Working on the album also gave her plenty of time to think about this dichotomy. In a behind-the-scenes video about the making of 28 Reasons, she reflects on her own dark side, though says she’s never gotten “negative enough to want to ruin someone” despite past hardships. She considers herself to be a generally positive person. “Rather than feeling bad and hurting other people, I think it's [better] to choose to be good and bring up the best versions of yourself,” she says.
“I was wondering, ‘Should we do something mainstream that a lot of general people would like? Or should we do something that only Seulgi can do?’”
Through daring exploration of themes ranging from post-heartbreak despair to blissful escapism, 28 Reasons showcases the best of Seulgi. “This album has every skill and strength that I wanted to appeal to,” she says. Her voice portrays vivid misery on the dramatic “Dead Man Runnin’,” and regal dominance on the somber R&B cut “Crown.” On the melancholy duet with rapper BE’O, “Bad Boy, Sad Girl,” she lets her vulnerable side come forward, mulling over her feelings during a sleepless night. “Anywhere but Home” recalls the laidback, breezy vibes of Estelle’s “American Boy,” and the mind-numbing techno drop chorus of “Los Angeles” contrasts starkly against Seulgi’s ethereal verses.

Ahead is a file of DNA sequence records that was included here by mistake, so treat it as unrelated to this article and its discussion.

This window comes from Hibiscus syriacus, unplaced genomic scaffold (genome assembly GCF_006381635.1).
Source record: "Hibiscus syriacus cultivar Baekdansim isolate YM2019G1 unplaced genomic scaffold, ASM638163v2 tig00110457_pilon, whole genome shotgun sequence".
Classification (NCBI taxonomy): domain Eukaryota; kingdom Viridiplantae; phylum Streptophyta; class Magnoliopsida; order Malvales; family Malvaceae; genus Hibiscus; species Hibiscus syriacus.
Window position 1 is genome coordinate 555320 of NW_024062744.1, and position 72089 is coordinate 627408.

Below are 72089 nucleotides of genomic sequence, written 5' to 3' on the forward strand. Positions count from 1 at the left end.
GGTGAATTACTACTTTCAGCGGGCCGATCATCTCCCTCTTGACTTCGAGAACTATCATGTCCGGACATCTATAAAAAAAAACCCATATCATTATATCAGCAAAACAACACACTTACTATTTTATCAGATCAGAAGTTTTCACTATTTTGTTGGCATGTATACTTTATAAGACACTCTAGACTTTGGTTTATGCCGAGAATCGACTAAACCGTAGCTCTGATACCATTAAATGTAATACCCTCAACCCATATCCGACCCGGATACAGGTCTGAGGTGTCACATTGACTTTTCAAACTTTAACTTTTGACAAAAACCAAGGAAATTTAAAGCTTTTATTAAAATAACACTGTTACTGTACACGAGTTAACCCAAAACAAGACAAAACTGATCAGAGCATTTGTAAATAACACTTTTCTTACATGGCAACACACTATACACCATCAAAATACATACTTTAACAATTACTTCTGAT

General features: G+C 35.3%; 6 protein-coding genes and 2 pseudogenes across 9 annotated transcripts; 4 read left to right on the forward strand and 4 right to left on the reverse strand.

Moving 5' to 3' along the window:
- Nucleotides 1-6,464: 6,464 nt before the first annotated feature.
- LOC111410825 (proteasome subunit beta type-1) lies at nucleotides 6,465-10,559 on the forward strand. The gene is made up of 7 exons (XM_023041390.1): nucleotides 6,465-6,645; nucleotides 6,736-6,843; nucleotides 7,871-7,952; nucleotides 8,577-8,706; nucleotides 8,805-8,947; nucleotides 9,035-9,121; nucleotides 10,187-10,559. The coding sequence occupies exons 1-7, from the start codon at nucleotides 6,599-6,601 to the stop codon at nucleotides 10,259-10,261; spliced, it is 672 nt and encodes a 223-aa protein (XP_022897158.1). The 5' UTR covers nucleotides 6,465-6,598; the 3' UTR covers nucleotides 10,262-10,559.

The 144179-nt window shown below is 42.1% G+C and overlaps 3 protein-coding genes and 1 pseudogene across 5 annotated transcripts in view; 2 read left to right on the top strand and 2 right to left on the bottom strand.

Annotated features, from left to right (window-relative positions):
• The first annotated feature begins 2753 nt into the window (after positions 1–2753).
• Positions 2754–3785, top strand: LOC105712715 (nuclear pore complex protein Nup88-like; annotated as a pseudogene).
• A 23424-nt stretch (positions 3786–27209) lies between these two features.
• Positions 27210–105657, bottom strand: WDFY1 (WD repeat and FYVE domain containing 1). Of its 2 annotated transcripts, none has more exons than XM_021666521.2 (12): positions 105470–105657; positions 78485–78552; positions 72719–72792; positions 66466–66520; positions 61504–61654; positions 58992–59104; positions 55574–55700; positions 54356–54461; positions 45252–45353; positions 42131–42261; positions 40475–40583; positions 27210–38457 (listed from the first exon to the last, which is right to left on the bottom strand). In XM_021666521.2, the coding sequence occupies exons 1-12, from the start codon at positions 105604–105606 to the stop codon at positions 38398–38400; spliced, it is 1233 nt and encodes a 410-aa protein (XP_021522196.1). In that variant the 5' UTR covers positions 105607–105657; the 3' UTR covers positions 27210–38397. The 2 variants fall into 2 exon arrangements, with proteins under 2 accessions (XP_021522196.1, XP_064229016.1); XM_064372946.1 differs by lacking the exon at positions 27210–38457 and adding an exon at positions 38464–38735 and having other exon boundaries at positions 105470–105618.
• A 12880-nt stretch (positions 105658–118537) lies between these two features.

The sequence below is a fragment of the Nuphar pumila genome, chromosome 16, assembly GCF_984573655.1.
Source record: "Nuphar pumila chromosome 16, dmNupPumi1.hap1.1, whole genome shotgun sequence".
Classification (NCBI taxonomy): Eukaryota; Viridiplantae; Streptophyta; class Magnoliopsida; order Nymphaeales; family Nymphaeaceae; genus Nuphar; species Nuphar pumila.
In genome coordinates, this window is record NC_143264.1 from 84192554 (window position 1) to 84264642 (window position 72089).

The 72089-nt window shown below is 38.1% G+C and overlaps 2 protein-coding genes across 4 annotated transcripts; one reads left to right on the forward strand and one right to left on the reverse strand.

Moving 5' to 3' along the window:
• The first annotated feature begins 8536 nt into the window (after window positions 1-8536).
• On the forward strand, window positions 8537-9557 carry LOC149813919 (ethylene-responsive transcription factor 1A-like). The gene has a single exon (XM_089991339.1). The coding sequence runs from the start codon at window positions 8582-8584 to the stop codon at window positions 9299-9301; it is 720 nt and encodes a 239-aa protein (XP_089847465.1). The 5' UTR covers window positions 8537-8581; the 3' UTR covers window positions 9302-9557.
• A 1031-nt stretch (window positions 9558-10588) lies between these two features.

28 Reasons isn’t just a portrait of a singular star in bloom; it’s her gateway to a promising future. “I want to become an artist that everybody can look forward to what kind of thing I will do next,” says Seulgi. “Not just be impressed with what I brought out.”
At the end of our conversation, Seulgi then vehemently asks me to include — in all caps — that “This project [took] a lot of effort and time, not just mine but of a lot of people involved.” More than anything else, working on her solo debut taught her that none of it would be possible on her own.
“This was a moment where I took the time to understand how much work everybody else has put in,” she says. “I feel proud of this album not because I found great strength or skills, but rather because of how a lot of people came together and gave [it] their best.”